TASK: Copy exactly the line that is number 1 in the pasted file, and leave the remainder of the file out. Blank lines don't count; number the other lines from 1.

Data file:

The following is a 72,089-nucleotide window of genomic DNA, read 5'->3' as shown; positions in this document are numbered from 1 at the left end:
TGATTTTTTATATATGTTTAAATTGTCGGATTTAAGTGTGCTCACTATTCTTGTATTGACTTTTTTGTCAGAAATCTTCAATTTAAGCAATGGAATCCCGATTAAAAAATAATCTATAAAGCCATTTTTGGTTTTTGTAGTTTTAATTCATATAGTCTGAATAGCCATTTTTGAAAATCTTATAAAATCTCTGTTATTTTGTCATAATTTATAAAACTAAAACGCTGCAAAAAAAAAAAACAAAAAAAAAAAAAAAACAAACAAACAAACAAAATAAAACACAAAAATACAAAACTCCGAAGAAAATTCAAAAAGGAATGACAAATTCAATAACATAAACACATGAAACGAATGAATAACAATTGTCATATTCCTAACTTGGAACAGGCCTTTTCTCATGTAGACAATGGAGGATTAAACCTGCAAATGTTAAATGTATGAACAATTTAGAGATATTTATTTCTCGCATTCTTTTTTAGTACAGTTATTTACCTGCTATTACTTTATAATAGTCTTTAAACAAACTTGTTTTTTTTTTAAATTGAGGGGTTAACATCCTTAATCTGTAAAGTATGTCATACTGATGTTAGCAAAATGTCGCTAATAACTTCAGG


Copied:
The following is a 72,089-nucleotide window of genomic DNA, read 5'->3' as shown; positions in this document are numbered from 1 at the left end: